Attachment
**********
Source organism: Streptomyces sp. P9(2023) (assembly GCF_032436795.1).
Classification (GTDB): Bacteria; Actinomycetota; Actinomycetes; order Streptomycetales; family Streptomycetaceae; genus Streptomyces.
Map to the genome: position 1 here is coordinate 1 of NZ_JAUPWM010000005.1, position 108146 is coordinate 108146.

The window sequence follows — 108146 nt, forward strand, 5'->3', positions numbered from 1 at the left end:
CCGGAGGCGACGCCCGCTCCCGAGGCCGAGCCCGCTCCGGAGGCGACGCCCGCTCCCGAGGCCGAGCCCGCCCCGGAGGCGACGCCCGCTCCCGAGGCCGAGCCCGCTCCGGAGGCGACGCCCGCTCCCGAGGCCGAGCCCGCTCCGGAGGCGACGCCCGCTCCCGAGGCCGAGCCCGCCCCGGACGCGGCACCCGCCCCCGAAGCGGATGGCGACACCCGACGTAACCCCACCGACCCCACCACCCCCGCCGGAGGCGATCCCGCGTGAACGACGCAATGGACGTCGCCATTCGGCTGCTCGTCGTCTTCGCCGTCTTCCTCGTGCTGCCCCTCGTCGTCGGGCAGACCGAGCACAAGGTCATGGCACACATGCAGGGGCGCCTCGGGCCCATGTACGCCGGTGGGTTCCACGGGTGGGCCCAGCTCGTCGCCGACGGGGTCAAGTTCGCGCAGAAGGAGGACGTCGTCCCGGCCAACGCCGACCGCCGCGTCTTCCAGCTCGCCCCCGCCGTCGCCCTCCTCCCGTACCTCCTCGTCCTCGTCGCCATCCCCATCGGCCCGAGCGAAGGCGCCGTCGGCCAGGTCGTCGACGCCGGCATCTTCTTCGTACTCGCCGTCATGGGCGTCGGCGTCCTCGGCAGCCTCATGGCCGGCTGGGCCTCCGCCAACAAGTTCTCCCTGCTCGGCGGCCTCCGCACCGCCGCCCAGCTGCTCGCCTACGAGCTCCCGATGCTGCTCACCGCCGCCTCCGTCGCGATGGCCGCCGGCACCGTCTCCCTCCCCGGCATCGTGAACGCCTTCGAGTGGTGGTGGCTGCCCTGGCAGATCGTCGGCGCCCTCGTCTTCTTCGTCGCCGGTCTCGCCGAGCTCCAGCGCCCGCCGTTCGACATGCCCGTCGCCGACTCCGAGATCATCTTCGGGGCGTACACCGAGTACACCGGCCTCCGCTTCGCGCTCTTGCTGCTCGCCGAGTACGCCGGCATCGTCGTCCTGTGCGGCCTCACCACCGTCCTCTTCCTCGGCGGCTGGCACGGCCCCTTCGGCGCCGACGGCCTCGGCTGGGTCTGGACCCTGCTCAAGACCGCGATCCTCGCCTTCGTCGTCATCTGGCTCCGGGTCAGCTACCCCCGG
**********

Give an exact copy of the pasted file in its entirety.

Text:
Source organism: Streptomyces sp. P9(2023) (assembly GCF_032436795.1).
Classification (GTDB): Bacteria; Actinomycetota; Actinomycetes; order Streptomycetales; family Streptomycetaceae; genus Streptomyces.
Map to the genome: position 1 here is coordinate 1 of NZ_JAUPWM010000005.1, position 108146 is coordinate 108146.

The window sequence follows — 108146 nt, forward strand, 5'->3', positions numbered from 1 at the left end:
CCGGAGGCGACGCCCGCTCCCGAGGCCGAGCCCGCTCCGGAGGCGACGCCCGCTCCCGAGGCCGAGCCCGCCCCGGAGGCGACGCCCGCTCCCGAGGCCGAGCCCGCTCCGGAGGCGACGCCCGCTCCCGAGGCCGAGCCCGCTCCGGAGGCGACGCCCGCTCCCGAGGCCGAGCCCGCCCCGGACGCGGCACCCGCCCCCGAAGCGGATGGCGACACCCGACGTAACCCCACCGACCCCACCACCCCCGCCGGAGGCGATCCCGCGTGAACGACGCAATGGACGTCGCCATTCGGCTGCTCGTCGTCTTCGCCGTCTTCCTCGTGCTGCCCCTCGTCGTCGGGCAGACCGAGCACAAGGTCATGGCACACATGCAGGGGCGCCTCGGGCCCATGTACGCCGGTGGGTTCCACGGGTGGGCCCAGCTCGTCGCCGACGGGGTCAAGTTCGCGCAGAAGGAGGACGTCGTCCCGGCCAACGCCGACCGCCGCGTCTTCCAGCTCGCCCCCGCCGTCGCCCTCCTCCCGTACCTCCTCGTCCTCGTCGCCATCCCCATCGGCCCGAGCGAAGGCGCCGTCGGCCAGGTCGTCGACGCCGGCATCTTCTTCGTACTCGCCGTCATGGGCGTCGGCGTCCTCGGCAGCCTCATGGCCGGCTGGGCCTCCGCCAACAAGTTCTCCCTGCTCGGCGGCCTCCGCACCGCCGCCCAGCTGCTCGCCTACGAGCTCCCGATGCTGCTCACCGCCGCCTCCGTCGCGATGGCCGCCGGCACCGTCTCCCTCCCCGGCATCGTGAACGCCTTCGAGTGGTGGTGGCTGCCCTGGCAGATCGTCGGCGCCCTCGTCTTCTTCGTCGCCGGTCTCGCCGAGCTCCAGCGCCCGCCGTTCGACATGCCCGTCGCCGACTCCGAGATCATCTTCGGGGCGTACACCGAGTACACCGGCCTCCGCTTCGCGCTCTTGCTGCTCGCCGAGTACGCCGGCATCGTCGTCCTGTGCGGCCTCACCACCGTCCTCTTCCTCGGCGGCTGGCACGGCCCCTTCGGCGCCGACGGCCTCGGCTGGGTCTGGACCCTGCTCAAGACCGCGATCCTCGCCTTCGTCGTCATCTGGCTCCGGGTCAGCTACCCCCGG